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Another use case for blockchain is improving visibility of supply chains, to verify provenance of products, components, and raw materials. “Blockchains are indelible records, so in theory you would have complete traceability,” says Sam Gilbert, researcher at the Bennett Institute for Public Policy at the University of Cambridge. Businesses already making use of such technologies within their supply chains to reduce the risks of fraud and waste include the Renault Group and Home Depot.
Web3 and the sharing economy
The success of sharing economy businesses and apps has been a major feature of the Web 2.0 world. Some sharing economy brands, such as Airbnb, have become shorthand for productive disruption and commercial success.
A Web3 sharing economy would use a shared blockchain to run networks through which people could buy and sell goods and services without middlemen taking a cut from transactions. There would be legal and regulatory issues to resolve, but there are already organisations working on this idea, such as the peaq network, which lists some potential use cases on its website, including transport, food, equipment and trading renewable energy applications. Businesses seeking to participate in a Web3-based sharing economy but unable to occupy the middleman role would need to find other ways to benefit from participation, such as marketing or supplying other goods or services to network members.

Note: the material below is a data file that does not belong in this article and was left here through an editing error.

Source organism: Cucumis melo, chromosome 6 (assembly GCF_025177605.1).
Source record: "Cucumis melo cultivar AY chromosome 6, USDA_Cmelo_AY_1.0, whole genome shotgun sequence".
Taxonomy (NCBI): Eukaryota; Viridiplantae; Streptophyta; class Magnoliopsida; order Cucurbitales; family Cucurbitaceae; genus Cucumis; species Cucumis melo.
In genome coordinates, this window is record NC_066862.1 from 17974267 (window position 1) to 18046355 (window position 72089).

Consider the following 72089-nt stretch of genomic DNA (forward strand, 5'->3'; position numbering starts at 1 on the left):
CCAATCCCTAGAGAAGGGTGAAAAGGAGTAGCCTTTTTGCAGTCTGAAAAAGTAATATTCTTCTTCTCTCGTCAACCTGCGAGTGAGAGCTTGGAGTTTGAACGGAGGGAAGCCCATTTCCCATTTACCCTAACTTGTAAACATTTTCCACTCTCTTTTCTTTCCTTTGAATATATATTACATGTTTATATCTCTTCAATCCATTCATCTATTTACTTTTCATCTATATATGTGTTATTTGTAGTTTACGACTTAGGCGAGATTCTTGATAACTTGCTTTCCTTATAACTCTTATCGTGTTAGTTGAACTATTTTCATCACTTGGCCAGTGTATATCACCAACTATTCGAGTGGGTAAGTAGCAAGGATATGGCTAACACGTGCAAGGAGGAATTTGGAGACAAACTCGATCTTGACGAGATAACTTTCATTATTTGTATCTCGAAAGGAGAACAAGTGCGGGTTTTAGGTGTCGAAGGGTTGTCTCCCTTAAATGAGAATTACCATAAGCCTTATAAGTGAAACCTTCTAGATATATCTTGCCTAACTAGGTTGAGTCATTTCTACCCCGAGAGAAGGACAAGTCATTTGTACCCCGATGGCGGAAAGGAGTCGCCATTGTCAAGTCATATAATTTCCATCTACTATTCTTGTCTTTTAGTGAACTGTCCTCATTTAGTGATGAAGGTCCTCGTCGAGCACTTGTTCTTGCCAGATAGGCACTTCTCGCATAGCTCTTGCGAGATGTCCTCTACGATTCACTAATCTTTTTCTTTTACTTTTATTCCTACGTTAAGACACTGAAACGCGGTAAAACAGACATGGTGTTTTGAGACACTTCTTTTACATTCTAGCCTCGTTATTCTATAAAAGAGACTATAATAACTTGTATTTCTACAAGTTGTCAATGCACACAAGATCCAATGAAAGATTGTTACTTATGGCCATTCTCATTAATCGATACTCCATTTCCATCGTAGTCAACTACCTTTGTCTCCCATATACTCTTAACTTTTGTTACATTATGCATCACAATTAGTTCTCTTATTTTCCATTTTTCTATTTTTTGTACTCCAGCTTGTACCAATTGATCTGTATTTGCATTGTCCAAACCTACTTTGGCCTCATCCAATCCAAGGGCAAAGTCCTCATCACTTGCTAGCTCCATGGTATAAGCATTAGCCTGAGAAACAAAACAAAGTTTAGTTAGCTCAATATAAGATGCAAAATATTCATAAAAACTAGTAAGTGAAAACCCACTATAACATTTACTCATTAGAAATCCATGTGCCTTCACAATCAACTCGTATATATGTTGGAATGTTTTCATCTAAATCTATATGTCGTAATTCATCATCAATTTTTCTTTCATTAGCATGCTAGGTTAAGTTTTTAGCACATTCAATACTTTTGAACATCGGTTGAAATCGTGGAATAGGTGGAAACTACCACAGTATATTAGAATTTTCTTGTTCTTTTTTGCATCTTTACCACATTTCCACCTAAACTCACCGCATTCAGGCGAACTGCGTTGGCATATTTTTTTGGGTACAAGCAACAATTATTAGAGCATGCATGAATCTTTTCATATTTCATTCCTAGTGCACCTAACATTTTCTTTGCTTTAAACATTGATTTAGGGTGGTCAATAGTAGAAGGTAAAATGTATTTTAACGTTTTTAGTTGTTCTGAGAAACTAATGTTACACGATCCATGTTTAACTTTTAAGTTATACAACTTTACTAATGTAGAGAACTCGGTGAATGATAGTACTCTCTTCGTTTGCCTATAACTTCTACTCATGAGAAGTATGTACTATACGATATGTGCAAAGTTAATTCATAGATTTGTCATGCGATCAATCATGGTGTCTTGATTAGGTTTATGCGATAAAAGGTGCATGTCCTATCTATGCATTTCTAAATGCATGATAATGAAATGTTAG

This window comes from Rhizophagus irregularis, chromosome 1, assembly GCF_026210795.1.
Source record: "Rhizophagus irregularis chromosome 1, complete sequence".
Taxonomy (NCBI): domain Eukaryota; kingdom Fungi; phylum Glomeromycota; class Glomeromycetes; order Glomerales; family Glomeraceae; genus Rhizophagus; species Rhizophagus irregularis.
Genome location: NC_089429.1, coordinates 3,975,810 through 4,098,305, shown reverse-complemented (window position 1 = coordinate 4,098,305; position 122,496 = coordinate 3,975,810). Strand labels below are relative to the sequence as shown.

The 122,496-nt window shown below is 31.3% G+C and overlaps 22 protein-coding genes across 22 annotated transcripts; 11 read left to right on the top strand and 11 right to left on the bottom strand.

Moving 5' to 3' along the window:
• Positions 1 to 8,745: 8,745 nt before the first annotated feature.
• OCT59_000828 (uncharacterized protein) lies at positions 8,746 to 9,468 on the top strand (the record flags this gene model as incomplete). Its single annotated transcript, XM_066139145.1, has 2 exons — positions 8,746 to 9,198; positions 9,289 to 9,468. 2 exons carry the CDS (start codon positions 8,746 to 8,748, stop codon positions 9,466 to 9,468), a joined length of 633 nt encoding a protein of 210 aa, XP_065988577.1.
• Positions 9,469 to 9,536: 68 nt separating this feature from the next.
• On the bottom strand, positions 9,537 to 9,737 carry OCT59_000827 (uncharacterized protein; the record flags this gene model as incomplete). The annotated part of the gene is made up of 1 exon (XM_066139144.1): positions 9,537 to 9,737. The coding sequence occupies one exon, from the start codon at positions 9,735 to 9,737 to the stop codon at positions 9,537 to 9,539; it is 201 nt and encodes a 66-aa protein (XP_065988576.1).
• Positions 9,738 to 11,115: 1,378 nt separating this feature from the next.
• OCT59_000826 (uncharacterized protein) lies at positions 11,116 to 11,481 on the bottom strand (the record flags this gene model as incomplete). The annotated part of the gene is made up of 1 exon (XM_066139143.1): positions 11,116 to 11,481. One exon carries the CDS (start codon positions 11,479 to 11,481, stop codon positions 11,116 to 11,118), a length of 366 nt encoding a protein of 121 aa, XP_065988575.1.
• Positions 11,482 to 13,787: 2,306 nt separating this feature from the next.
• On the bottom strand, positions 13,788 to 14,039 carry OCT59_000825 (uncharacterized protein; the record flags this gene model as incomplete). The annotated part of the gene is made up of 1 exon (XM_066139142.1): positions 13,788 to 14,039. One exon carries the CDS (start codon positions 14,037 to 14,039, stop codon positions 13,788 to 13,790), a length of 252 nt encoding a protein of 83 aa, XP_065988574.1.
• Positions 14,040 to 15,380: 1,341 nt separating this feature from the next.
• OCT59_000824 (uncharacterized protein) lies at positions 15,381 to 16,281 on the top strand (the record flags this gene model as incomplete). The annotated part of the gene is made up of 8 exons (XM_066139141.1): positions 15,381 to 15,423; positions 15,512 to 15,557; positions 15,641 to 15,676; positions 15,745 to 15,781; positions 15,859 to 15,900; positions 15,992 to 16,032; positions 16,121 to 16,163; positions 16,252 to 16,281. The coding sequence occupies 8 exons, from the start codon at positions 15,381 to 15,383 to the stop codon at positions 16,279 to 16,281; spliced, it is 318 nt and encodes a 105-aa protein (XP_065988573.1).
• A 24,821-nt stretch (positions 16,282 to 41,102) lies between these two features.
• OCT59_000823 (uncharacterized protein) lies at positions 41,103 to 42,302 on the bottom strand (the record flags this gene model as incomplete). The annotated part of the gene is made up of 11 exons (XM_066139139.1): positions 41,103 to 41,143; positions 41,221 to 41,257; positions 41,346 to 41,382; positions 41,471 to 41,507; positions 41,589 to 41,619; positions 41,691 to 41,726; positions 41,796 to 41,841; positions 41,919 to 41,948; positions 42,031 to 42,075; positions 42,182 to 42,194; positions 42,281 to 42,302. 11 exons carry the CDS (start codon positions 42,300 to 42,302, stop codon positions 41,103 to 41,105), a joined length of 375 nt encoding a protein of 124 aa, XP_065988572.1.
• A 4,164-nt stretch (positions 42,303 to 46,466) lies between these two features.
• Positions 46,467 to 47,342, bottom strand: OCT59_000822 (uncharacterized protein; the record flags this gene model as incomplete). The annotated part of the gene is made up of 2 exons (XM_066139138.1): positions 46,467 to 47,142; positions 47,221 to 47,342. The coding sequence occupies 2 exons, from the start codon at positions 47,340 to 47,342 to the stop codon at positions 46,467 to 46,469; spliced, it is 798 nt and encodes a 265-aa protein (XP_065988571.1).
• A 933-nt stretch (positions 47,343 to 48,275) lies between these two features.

Blockchain and Web3 networks could also enable buying and selling of fractional ownership real estate or vehicles, Grauer suggests. “Sellers would be able to access capital they can’t today, while buyers could invest in those assets more affordably via partial ownership,” she explains.
In a similar way, she continues, decentralisation will enable “community ownership” of businesses – a model already visible in the form of Decentralised Autonomous Organisations (DAOs), in which investors can cooperate to guide decision-making. Examples in the DeFi sector include the cryptocurrency exchanges Uniswap and AAVE. “As Web3 grows, we expect to see [DAOs] … in other industries,” says Grauer.
NFTs and a Web3 metaverse
Another use case for Web3 is trading of non-fungible tokens (NFTs), which grant ownership rights over unique items of digital property such as artwork, or video and audio content. Brands from industries including sports, fashion and food and drink have issued them, capitalising (literally) on growing consumer interest.